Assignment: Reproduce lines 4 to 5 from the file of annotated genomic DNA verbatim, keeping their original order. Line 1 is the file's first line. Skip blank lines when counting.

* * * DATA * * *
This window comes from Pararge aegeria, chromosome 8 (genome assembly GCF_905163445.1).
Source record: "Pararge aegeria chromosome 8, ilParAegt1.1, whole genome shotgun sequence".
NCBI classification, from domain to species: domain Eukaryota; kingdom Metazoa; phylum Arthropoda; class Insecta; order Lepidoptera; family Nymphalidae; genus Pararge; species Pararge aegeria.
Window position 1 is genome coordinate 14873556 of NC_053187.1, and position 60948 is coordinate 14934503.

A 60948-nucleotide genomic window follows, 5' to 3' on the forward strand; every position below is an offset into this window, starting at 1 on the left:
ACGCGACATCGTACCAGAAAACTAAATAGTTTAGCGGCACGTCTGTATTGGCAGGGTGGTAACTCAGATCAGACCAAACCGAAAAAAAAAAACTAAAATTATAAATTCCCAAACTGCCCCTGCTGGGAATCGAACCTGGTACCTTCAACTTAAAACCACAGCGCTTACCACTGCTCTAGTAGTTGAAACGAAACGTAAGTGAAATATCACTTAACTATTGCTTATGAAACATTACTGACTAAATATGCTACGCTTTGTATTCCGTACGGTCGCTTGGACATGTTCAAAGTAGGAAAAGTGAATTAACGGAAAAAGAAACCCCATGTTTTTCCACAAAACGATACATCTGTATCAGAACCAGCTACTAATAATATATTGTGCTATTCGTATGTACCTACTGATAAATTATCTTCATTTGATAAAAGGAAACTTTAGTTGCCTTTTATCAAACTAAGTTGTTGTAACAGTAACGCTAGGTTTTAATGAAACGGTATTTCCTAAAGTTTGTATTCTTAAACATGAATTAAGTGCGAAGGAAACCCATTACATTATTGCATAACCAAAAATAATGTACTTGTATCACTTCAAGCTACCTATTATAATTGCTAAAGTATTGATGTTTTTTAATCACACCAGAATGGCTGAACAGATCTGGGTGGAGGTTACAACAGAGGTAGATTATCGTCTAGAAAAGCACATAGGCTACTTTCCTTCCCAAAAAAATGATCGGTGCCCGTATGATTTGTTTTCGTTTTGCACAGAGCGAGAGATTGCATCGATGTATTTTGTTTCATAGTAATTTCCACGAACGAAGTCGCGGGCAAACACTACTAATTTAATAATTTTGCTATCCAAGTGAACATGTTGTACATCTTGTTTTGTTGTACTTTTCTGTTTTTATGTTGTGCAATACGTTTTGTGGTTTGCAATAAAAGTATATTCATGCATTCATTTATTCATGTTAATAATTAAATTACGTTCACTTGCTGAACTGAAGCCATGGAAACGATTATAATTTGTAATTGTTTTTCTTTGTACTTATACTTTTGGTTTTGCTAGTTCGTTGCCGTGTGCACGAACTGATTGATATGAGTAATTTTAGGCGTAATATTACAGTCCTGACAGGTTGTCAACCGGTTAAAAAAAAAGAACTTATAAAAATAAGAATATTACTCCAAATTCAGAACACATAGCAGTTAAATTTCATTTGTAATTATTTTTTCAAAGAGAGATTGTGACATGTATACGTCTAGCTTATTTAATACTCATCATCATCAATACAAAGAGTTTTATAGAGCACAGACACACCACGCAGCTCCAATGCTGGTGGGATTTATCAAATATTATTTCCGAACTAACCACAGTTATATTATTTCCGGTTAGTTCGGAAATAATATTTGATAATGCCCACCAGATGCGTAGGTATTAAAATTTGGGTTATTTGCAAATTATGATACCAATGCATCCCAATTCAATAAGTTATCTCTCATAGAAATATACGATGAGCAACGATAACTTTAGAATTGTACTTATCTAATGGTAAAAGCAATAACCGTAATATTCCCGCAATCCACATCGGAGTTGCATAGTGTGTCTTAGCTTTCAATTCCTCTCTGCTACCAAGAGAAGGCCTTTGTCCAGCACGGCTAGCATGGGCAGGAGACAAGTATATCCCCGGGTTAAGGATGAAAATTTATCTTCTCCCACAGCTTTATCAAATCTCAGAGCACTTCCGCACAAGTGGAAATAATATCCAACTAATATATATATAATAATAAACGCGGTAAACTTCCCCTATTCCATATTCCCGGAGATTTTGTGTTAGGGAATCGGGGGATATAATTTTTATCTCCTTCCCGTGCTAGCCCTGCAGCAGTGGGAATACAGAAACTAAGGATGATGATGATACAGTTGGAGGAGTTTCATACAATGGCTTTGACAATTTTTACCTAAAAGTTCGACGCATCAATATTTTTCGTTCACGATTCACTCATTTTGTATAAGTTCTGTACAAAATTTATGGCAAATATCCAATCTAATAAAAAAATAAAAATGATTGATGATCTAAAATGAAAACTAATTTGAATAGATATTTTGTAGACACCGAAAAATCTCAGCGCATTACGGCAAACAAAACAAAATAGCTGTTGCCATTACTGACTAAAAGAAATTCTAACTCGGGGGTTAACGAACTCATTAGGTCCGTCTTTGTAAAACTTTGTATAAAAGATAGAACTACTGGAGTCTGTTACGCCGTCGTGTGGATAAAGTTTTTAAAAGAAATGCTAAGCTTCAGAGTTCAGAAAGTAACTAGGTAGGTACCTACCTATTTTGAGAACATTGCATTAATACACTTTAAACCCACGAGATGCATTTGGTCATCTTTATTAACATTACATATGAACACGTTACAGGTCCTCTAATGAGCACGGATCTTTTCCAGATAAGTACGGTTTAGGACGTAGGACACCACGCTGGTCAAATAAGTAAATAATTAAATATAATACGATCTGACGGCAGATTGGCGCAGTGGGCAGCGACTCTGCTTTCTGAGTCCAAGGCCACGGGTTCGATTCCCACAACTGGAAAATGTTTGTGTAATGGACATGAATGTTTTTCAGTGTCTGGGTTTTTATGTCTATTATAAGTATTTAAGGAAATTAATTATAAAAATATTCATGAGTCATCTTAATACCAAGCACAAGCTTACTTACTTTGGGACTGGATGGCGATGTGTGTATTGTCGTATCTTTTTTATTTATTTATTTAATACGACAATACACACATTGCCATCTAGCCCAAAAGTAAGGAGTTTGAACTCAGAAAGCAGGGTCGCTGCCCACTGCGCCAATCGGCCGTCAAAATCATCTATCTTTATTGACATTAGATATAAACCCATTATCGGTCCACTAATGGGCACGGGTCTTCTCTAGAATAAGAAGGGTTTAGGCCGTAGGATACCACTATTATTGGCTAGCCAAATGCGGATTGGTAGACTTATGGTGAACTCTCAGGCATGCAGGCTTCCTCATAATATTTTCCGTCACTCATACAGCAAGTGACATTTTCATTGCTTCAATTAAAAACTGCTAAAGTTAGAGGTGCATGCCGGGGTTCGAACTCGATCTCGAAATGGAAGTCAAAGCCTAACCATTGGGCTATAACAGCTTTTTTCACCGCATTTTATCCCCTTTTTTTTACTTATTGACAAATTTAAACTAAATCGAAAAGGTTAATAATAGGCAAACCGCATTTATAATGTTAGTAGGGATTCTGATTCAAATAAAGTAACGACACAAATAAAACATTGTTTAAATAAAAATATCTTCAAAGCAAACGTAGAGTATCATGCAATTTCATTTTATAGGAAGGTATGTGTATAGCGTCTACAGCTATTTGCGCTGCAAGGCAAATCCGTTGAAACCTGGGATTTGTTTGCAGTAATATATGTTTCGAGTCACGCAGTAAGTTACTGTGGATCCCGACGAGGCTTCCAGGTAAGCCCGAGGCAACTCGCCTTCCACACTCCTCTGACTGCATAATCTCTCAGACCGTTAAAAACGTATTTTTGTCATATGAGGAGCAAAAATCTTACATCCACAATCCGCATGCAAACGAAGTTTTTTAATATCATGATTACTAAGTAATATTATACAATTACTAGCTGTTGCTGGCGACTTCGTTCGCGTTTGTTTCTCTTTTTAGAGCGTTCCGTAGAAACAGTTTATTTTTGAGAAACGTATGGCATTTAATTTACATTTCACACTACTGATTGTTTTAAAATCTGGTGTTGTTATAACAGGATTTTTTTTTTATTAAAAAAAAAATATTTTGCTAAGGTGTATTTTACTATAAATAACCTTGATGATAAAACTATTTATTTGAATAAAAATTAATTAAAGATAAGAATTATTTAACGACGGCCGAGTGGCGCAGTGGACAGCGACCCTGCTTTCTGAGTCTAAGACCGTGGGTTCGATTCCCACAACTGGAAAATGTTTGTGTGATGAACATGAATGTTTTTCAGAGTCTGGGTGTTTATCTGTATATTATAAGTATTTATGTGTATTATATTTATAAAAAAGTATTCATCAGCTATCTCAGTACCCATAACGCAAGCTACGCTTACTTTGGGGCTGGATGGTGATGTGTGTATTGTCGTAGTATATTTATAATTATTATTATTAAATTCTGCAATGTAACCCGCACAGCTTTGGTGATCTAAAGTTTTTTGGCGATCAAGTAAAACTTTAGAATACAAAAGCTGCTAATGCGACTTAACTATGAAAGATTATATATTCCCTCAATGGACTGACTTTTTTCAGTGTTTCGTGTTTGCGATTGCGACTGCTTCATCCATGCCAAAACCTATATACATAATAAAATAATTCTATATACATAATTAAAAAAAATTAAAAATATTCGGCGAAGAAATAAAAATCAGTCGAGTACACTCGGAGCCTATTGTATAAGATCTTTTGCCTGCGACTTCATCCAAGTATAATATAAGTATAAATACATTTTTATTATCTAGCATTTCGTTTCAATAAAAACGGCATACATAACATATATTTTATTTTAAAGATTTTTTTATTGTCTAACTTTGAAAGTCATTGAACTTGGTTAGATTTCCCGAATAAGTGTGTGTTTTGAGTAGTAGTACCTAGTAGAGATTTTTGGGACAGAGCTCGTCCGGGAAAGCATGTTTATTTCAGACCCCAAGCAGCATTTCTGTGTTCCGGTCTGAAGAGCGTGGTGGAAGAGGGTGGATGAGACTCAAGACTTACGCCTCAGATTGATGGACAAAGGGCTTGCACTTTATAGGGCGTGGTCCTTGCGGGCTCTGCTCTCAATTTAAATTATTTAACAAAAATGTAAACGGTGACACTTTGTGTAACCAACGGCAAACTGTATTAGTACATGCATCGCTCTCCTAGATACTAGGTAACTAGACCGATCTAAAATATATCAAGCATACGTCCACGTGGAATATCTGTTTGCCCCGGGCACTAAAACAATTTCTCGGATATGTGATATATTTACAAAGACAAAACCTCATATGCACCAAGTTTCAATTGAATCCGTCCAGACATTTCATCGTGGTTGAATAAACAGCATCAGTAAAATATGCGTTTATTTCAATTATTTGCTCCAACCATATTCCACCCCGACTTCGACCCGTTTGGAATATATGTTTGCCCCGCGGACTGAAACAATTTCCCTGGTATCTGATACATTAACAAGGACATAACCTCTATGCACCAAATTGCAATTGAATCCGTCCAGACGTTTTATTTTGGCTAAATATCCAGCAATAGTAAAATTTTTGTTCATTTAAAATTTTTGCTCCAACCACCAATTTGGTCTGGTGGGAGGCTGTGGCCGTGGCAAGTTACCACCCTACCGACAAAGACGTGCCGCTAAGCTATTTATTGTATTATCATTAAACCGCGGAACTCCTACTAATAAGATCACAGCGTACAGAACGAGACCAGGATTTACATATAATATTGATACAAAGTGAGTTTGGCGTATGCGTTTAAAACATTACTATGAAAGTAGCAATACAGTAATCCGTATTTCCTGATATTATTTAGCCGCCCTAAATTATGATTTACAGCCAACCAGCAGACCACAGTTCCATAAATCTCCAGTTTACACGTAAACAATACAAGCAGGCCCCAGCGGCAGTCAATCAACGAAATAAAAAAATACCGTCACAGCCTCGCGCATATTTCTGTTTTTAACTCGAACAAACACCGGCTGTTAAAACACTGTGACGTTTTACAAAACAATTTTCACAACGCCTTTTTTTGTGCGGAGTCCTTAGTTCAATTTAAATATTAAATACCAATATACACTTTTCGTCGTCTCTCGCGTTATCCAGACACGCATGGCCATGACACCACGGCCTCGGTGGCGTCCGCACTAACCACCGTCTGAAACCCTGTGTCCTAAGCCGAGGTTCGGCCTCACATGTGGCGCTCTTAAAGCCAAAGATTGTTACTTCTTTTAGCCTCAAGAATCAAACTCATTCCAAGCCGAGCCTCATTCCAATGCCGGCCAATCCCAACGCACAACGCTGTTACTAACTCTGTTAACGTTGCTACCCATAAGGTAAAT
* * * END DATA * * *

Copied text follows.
Window position 1 is genome coordinate 14873556 of NC_053187.1, and position 60948 is coordinate 14934503.

A 60948-nucleotide genomic window follows, 5' to 3' on the forward strand; every position below is an offset into this window, starting at 1 on the left: